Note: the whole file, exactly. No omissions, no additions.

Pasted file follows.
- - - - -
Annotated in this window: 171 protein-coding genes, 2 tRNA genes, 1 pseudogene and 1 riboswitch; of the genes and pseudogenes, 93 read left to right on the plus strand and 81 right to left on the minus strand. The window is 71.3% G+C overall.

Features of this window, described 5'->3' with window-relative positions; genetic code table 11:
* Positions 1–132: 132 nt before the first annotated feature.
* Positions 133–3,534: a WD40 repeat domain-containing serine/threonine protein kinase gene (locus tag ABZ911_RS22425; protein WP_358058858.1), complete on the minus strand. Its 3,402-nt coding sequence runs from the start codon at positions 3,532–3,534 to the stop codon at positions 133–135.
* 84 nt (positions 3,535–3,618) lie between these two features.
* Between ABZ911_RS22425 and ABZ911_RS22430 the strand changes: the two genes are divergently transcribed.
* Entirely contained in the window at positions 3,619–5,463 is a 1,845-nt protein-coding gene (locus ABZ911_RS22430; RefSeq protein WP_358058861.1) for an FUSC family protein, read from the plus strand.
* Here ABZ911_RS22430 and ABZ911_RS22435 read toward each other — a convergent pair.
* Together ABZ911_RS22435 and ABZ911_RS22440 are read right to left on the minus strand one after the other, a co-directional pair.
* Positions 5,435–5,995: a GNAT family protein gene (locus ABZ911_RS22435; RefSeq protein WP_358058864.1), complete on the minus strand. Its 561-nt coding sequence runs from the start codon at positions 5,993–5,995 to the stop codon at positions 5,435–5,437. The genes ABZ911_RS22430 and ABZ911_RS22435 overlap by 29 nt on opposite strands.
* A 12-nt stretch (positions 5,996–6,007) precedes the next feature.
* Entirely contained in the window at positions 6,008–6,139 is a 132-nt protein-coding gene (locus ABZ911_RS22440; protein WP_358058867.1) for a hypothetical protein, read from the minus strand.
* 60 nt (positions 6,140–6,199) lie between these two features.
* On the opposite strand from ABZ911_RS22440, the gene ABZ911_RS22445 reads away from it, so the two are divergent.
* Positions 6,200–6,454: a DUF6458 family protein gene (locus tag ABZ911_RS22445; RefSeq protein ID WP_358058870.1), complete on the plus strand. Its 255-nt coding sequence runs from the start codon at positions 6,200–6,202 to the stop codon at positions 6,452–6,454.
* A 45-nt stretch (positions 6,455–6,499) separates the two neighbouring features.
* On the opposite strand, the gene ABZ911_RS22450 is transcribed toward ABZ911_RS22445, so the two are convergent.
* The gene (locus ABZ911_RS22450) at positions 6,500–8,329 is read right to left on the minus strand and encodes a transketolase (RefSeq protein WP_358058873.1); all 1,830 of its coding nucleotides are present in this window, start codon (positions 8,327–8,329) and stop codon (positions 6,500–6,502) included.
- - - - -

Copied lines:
Annotated in this window: 171 protein-coding genes, 2 tRNA genes, 1 pseudogene and 1 riboswitch; of the genes and pseudogenes, 93 read left to right on the plus strand and 81 right to left on the minus strand. The window is 71.3% G+C overall.

Features of this window, described 5'->3' with window-relative positions; genetic code table 11:
* Positions 1–132: 132 nt before the first annotated feature.
* Positions 133–3,534: a WD40 repeat domain-containing serine/threonine protein kinase gene (locus tag ABZ911_RS22425; protein WP_358058858.1), complete on the minus strand. Its 3,402-nt coding sequence runs from the start codon at positions 3,532–3,534 to the stop codon at positions 133–135.
* 84 nt (positions 3,535–3,618) lie between these two features.
* Between ABZ911_RS22425 and ABZ911_RS22430 the strand changes: the two genes are divergently transcribed.
* Entirely contained in the window at positions 3,619–5,463 is a 1,845-nt protein-coding gene (locus ABZ911_RS22430; RefSeq protein WP_358058861.1) for an FUSC family protein, read from the plus strand.
* Here ABZ911_RS22430 and ABZ911_RS22435 read toward each other — a convergent pair.
* Together ABZ911_RS22435 and ABZ911_RS22440 are read right to left on the minus strand one after the other, a co-directional pair.
* Positions 5,435–5,995: a GNAT family protein gene (locus ABZ911_RS22435; RefSeq protein WP_358058864.1), complete on the minus strand. Its 561-nt coding sequence runs from the start codon at positions 5,993–5,995 to the stop codon at positions 5,435–5,437. The genes ABZ911_RS22430 and ABZ911_RS22435 overlap by 29 nt on opposite strands.
* A 12-nt stretch (positions 5,996–6,007) precedes the next feature.
* Entirely contained in the window at positions 6,008–6,139 is a 132-nt protein-coding gene (locus ABZ911_RS22440; protein WP_358058867.1) for a hypothetical protein, read from the minus strand.
* 60 nt (positions 6,140–6,199) lie between these two features.
* On the opposite strand from ABZ911_RS22440, the gene ABZ911_RS22445 reads away from it, so the two are divergent.
* Positions 6,200–6,454: a DUF6458 family protein gene (locus tag ABZ911_RS22445; RefSeq protein ID WP_358058870.1), complete on the plus strand. Its 255-nt coding sequence runs from the start codon at positions 6,200–6,202 to the stop codon at positions 6,452–6,454.
* A 45-nt stretch (positions 6,455–6,499) separates the two neighbouring features.
* On the opposite strand, the gene ABZ911_RS22450 is transcribed toward ABZ911_RS22445, so the two are convergent.
* The gene (locus ABZ911_RS22450) at positions 6,500–8,329 is read right to left on the minus strand and encodes a transketolase (RefSeq protein WP_358058873.1); all 1,830 of its coding nucleotides are present in this window, start codon (positions 8,327–8,329) and stop codon (positions 6,500–6,502) included.